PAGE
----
In general, the Top Ten has evolved from focusing on individual vulnerabilities to covering broader security control areas. Items in the Top Ten include risks from the software supply chain, opensource libraries and frameworks, and common problems like broken access control and injection. In all, nearly 200 Common Vulnerabilities and Exposures (CVEs) are now included in the Top Ten. Now is the time for organizations to start focusing on the new Top Ten—especially the three new items. They must ensure that adequate precautions are in place for each of its categories and underlying elements.

The 2021 OWASP Top Ten

Find the current OWASP 10 categories here:

1 – Broken Access Control

Since access control features control who can perform functions, see and manipulate data, and do administrative tasks, failures of these controls can have devastating consequences.

2- Cryptographic failures

Formerly known as Sensitive Data Exposure, this category of vulnerabilities focuses on the correct use of encryption, hashing, and other cryptographic mechanisms. Mistakes can result in significant compliance penalties for organizations under the jurisdiction of the E.U.’s General Data Protection Regulation (GDPR), the California Consumer Protection Act (CCPA), the Health Insurance Portability and Accountability Act (HIPAA), and other laws governing the disclosure of personally identifiable information (PII), personal health information (PHI), and financial data for publicly traded companies.

3- Injection

Several types of injection were combined into a single category in 2017, including SQL, NoSQL, LDAP, Command, and Expression Language (EL) Injection. For 2021, another common vulnerability type was added to this category—Cross-Site Scripting (XSS). These vulnerabilities enable attackers to relay malicious code through an application to another system and often result in a complete takeover of the target host.

4- Insecure Design

New for 2021, Insecure Design relates to the increased risk posed by applications with an underlying architecture that is not secure. Threat modeling is now required by OWASP, NIST, and the PCI Councils, so organizations should accelerate adoption of secure design patterns and reference architectures. Avoiding this element of the OWASP Top Ten must begin before the first line of code is written, making security an integral part of the initial design rather than an afterthought.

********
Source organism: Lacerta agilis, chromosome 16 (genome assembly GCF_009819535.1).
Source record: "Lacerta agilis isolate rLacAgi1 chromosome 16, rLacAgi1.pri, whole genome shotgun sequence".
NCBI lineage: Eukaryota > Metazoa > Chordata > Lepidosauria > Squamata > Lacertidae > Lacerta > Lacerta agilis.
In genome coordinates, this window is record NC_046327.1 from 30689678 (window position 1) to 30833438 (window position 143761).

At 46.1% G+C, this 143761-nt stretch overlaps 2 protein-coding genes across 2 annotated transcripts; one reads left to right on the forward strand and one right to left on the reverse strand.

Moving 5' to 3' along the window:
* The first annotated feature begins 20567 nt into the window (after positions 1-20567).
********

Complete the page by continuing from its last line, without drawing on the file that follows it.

5- Security Misconfiguration

This category now includes XML External Entities (XEE) along with the vulnerability types it represented in 2017. Configuration errors are common in applications in production, and misconfiguration vulnerabilities can make these human errors even more likely by failing to harden security across the software stack. Including unnecessary features, ports, or privileges is an example, as is enabling default passwords.

6- Vulnerable and outdated components

This category relates to the hygiene of keeping open-source libraries and frameworks up to date and ensuring that newly discovered CVEs are remediated. It is important to understand which libraries and library classes are used by the software, as these pose the most imminent risk.

7- Identification and authentication failures

Formerly known as Broken Authentication, issues with identification were added to this category in 2021. This category of vulnerabilities can enable tactics such as credential stuffing, brute-force attacks, and exploitation of weak credential recovery processes.

8- Software & Data Integrity Failures

This new category, identified through the industry survey, is confusing because it bundles two unrelated items together: software supply chain issues and data integrity mistakes such as digital signatures, hashes, and checksums. To make things more complicated, unsafe deserialization was added to the category, which at its root is more of an injection problem.

Nevertheless, the category highlights the need for integrity of application code and the data accessed through applications. The devastating SolarWinds attack in late 2020 is a prime example of a software integrity failure, as cyber criminals were able to insert malware into a routine software update for SolarWinds Orion infrastructure software, impacting thousands of networks. An insecure continuous integration/continuous deployment (CI/CD) infrastructure can result in such an attack.

9- Security logging and monitoring failures

This category relates to ongoing incident response processes employed by security operations teams. At the end of the day, applications should be able to detect and block attacks. If security tools are in place that log attacks, then organizations should do something to respond, rather than simply letting them sit in a forgotten log. When applications have inadequate logging and monitoring features, breaches cannot be detected. When penetration tests, application security scans, and security logs do not trigger alerts of an active attack, organizations cannot mount a defense.

10- Server-side request forgery (SSRF)

New for 2021, SSRF was selected because of its prevalence in both the 2021 industry survey and the collected data as an emerging threat. SSRF vulnerabilities enable an attacker to trick the targeted application or application programming interface (API) into sending a crafted request to an unexpected destination—turning a vulnerable application into a sort of attack relay that gives an attacker access to internal systems. OWASP’s intent in adding this category to the Top Ten is to raise awareness and potentially roll it into another category in the next edition.